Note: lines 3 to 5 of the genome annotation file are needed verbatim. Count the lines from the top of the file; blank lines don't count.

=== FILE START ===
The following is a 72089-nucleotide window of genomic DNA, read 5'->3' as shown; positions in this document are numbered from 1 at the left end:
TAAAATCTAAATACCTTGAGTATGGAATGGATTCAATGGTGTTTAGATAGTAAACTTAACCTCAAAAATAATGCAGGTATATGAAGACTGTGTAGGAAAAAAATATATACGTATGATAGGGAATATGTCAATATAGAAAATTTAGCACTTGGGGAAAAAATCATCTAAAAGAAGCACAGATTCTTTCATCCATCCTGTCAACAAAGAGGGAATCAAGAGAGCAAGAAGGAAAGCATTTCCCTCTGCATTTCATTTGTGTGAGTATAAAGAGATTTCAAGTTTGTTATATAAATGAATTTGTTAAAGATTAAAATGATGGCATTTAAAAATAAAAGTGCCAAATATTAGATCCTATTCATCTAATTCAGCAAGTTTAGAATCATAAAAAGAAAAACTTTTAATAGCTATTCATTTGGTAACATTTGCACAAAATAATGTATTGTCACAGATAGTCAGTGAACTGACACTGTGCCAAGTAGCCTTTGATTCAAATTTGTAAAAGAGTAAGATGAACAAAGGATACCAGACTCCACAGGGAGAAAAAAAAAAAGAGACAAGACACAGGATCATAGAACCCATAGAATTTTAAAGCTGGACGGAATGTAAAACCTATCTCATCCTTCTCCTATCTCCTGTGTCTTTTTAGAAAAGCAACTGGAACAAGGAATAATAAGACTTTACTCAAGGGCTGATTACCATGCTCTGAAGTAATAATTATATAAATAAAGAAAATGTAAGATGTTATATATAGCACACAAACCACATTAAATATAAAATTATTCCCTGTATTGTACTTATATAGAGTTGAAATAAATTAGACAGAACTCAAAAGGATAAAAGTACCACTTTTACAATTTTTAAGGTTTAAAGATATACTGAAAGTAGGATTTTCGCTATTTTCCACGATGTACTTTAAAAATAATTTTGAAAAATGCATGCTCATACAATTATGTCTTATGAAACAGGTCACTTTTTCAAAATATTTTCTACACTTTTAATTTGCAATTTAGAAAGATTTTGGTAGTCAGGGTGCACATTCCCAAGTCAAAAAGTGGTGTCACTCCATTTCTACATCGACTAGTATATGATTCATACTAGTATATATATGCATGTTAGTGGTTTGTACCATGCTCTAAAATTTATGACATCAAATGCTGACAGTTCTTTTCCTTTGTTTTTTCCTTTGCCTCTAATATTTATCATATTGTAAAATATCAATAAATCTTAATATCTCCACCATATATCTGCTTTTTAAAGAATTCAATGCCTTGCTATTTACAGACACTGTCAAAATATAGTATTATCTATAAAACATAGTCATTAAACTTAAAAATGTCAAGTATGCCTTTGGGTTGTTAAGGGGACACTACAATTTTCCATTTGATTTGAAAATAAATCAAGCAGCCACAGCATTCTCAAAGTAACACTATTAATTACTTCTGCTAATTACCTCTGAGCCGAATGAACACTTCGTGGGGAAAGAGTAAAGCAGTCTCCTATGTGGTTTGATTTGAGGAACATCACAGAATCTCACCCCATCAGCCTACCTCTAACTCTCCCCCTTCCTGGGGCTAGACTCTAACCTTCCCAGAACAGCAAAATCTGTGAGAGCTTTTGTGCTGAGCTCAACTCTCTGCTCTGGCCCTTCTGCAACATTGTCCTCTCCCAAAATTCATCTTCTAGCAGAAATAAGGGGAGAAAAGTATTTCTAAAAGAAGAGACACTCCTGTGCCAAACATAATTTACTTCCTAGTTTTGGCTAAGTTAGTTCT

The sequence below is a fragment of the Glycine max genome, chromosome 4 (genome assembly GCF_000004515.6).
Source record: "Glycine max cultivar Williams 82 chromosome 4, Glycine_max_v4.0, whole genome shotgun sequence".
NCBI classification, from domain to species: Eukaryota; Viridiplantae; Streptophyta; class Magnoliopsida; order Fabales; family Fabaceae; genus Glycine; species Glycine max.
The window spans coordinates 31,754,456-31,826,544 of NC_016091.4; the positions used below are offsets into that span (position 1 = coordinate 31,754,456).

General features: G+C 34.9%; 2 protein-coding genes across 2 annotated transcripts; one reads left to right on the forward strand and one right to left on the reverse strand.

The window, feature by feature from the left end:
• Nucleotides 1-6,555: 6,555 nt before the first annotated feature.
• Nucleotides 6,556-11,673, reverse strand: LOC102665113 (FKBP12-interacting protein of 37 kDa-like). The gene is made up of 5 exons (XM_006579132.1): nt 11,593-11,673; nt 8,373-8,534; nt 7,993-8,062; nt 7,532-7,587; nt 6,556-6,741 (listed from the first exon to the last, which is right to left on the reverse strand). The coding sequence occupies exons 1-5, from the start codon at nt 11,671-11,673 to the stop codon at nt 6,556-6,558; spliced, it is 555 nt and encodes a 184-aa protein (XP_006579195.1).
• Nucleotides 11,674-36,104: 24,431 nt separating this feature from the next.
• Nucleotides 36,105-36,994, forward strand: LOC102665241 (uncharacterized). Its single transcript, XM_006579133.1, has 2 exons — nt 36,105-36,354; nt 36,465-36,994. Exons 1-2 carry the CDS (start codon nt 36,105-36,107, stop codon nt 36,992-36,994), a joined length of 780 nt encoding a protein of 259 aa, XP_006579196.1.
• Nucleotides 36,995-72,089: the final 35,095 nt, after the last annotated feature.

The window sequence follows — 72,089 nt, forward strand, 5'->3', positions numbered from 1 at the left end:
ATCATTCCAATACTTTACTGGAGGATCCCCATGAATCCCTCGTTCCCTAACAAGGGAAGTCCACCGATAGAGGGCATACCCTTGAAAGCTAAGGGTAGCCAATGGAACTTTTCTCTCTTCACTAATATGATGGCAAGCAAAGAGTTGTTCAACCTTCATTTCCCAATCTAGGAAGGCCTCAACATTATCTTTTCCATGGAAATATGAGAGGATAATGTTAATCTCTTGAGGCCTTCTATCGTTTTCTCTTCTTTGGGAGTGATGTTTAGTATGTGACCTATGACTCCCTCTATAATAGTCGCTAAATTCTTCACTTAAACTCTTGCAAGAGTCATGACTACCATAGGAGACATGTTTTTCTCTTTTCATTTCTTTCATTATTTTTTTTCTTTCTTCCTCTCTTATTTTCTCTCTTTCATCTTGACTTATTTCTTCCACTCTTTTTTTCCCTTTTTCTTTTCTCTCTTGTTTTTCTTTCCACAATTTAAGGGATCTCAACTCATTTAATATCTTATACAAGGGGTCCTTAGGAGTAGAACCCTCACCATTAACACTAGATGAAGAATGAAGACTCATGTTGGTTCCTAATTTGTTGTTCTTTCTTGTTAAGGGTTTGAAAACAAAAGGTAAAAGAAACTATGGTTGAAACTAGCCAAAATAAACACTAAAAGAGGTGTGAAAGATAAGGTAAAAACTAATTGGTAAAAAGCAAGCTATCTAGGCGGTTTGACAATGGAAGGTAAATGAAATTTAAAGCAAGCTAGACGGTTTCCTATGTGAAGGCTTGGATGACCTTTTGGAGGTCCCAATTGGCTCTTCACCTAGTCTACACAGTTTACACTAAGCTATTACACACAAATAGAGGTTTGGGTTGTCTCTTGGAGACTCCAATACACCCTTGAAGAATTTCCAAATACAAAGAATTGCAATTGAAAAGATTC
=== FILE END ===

The sequence below is a fragment of the Glycine max genome, chromosome 4 (genome assembly GCF_000004515.6).
Source record: "Glycine max cultivar Williams 82 chromosome 4, Glycine_max_v4.0, whole genome shotgun sequence".
NCBI classification, from domain to species: Eukaryota; Viridiplantae; Streptophyta; class Magnoliopsida; order Fabales; family Fabaceae; genus Glycine; species Glycine max.